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Fish and wildlife violations can be both criminal and civil in nature. In California, the Fish and Game Code and Title 14 of the California Code of Regulations covers the entirety of the Fish and Game laws’ criminal regulatory violations and criminal penalties. However, in California, primarily regarding commercial fishers, there is a trend amongst prosecutors of opting to charge violations of the Fish and Game code and Title 14 of the Code of Regulations as violations of the Unfair Practices Act. They likely proceed in this manner because a single act of unfair business practices can result in a fines of $2,500 and the standard of proof in a civil case are lower than the standards for obtaining a conviction in a criminal proceeding. The penalties in a commercial case are limited by the excessive fines clause of the United States Constitution. When a prosecutor proceeds by way of the Unfair Practices Act, fishers can be fined with tens or hundreds of different breaches to increase a person’s potential exposure in excess of a criminal sanction

 

The National Oceanic Atmospheric Administration (NOAA) enforces laws pertaining to Marine resources in federal waters. It is tasked with managing fisheries to the Magnuson-Stevens Fishery Conservation Act, implementing the endangered species act, the Marine Mammal Protection Act, and the National Environmental Policy Act. And all of these have both criminal and civil components. Fish and wildlife violations can be prosecuted both criminally and civilly. The US Fish And Wildlife Service conducts civil and criminal investigations on the taking of birds and game and deportation of foreign species.

 

Are The Criminal Charges Going To Be Generally Misdemeanor Or Felony Charges And What’s The Distinction?

 

The vast majority of violations of the California Fish and Game Code are misdemeanors, with the exception of minor charges, which can be charged as either a misdemeanor or an infraction. Those who violate the Fish and Game Code can be charged with a felony in the circumstances involving a criminal conspiracy or conduct involving more egregious acts of poaching. When the person’s wrongful intent increases, the charge’s likelihood would be a felony. For more unknowing violations, those are typically charged as an infraction and potentially a misdemeanor. An infraction does not involve any jail time, and it’s just a fine; misdemeanors can include jail time not exceeding one year in the county jail, and then a felony can involve the potential for state prison. 

 

When Does The Fishing And Wildlife Violation Become A Federal Offense?

 

Fish and wildlife offenses in federal waters more than three miles from shore or on federal land can be charged in federal court or violations of the Lacey Act, which involves the illegal taking, possessing, transporting, or sale of protected species in violation of state or federal law. Typically, a crime that occurs within California or any state will be prosecuted by the state government or state prosecutors. Once you are either in waters beyond three miles from shore or when the conduct involves interstate commerce or specific violations of federal law, these violations will be prosecuted as federal offenses. These are the primary ways in which a fish and wildlife violation becomes a federal offense.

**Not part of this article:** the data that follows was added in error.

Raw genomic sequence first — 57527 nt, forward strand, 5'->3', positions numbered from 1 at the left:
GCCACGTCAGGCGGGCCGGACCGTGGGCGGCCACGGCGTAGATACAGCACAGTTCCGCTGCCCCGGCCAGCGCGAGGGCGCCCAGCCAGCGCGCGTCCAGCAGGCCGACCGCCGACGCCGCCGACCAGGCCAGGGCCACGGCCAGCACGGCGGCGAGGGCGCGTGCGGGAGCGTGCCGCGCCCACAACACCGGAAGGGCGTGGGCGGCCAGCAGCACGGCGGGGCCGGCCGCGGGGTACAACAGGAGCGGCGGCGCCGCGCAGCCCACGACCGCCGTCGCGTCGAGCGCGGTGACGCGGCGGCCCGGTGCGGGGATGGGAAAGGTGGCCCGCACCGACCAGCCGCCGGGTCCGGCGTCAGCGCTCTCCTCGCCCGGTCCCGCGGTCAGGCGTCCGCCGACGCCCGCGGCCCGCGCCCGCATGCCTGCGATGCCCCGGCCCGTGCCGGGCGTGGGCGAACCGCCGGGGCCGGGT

If An Alleged Violation Occurred On Tribal Land, How Does That Impact A Case?

 

In most circumstances, the regulation of the violation occurring on tribal land is primarily within the jurisdiction of the tribe. However, there are some circumstances where it may impact non-tribal land, which can be prosecuted in federal court or the state court.

 

What Are The Criminal Sanctions For Someone Convicted Of A Felony Or Misdemeanor Violation At Both The State And Federal Levels?

 

In California, a misdemeanor sanction at the state level includes a maximum punishment of six months for certain violations and one year in the county jail for more serious misdemeanor violations, which are governed by the Fish and Game Code. Felony violations of the Fish and Game Code are typically limited to conspiracy charges, which involve working in collusion with others with the intent to violate a Fish and Game Code. Felony violations are also limited to more egregious poaching. Killing a human while pursuing a bird or mammal under Fish and Game Code section 12001 is also charged as a felony.

 

A federal violation of the Lacey Act as a misdemeanor carries a maximum term of imprisonment for one year and five years for a felony. Under the Migratory Bird Treaty Act, penalties can range from a maximum of six months and a fine of $15,000 for misdemeanor violations to a maximum sentence of two years imprisonment and a $500,000 fine for an organization convicted of a felony violation. The federal government under Trump decriminalized the accidental killing of migratory birds by businesses like construction companies who may have accidentally killed a migratory bird, and now, the Biden administration is seeking to reinstate the criminal sanctions for the accidental killing of migratory birds so that law appears to be in flux.

 

For more information on Fish And Wildlife Cases in California, an initial consultation is your next best step. Get the information and legal answers you are seeking by calling (415) 728-9982 today.

E. Michael Linscheid, Esq.

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(415) 728-9982

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